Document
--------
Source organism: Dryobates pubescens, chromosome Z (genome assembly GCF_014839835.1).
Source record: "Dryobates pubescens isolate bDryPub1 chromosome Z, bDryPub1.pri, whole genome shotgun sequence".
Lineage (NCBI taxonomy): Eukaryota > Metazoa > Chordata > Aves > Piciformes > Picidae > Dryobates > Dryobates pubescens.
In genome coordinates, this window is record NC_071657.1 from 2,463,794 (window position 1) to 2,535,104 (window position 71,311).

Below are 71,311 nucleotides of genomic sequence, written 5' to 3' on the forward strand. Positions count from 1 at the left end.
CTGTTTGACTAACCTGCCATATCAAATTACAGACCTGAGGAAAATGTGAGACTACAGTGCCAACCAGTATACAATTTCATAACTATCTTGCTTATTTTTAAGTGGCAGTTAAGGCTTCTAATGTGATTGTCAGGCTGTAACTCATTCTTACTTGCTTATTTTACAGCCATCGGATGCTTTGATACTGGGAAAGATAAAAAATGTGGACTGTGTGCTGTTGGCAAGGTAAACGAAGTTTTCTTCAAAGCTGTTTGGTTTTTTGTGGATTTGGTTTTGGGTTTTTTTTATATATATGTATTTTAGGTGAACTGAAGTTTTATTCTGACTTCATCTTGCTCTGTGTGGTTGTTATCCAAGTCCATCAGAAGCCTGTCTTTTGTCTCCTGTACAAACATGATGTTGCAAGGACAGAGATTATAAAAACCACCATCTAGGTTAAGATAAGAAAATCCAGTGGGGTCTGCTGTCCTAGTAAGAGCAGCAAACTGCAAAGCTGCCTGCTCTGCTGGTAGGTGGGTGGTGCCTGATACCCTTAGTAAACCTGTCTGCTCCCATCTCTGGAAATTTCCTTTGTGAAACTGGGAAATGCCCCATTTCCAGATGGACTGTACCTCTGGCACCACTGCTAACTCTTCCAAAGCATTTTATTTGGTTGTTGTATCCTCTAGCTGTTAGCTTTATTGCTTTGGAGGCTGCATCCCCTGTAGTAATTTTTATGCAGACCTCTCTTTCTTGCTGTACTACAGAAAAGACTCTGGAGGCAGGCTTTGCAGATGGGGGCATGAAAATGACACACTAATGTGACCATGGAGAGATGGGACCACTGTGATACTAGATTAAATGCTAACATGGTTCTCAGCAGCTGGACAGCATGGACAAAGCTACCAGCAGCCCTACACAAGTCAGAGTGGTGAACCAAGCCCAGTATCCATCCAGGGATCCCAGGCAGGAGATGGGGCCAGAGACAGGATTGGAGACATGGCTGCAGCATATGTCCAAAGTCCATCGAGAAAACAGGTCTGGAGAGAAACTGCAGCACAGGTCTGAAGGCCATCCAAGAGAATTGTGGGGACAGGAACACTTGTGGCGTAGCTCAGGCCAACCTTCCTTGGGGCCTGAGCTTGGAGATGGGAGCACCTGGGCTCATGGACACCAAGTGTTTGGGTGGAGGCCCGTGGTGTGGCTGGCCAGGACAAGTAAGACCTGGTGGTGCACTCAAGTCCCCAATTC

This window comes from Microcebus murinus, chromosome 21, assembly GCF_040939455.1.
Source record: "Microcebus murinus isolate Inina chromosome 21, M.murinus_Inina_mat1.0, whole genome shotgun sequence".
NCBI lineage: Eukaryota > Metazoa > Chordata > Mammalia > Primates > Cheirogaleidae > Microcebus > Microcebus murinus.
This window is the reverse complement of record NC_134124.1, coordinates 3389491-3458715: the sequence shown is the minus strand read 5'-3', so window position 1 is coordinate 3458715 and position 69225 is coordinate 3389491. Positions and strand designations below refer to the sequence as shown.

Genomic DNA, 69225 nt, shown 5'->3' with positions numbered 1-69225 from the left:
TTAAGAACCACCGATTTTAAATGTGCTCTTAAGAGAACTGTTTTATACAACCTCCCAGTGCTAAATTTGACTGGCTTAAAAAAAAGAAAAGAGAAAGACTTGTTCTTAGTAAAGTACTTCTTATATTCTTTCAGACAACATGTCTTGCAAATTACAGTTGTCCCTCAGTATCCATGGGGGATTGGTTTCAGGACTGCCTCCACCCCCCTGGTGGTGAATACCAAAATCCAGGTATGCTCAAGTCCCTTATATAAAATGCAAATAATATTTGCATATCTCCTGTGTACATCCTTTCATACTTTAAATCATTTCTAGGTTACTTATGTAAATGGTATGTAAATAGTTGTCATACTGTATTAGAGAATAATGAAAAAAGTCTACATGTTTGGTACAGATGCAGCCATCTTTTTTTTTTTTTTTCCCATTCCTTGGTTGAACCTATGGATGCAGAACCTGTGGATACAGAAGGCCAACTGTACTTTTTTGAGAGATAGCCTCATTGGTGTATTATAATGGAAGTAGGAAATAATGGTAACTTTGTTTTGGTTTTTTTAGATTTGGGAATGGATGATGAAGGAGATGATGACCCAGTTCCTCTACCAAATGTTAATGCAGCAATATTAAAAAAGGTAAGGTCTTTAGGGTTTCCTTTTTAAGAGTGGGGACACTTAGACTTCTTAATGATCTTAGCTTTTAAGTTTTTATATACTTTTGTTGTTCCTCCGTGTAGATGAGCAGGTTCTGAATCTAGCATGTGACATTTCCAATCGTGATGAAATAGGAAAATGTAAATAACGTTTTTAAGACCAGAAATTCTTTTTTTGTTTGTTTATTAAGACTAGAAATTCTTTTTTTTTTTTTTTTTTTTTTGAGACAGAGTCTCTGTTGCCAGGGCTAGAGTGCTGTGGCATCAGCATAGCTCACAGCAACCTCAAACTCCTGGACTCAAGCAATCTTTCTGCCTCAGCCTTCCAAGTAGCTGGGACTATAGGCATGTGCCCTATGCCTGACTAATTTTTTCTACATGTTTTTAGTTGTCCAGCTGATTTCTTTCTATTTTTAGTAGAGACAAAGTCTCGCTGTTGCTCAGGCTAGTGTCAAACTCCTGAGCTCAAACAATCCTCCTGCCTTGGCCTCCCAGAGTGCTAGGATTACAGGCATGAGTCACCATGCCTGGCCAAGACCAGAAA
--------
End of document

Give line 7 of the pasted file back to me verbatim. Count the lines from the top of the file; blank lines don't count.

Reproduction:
This window comes from Microcebus murinus, chromosome 21, assembly GCF_040939455.1.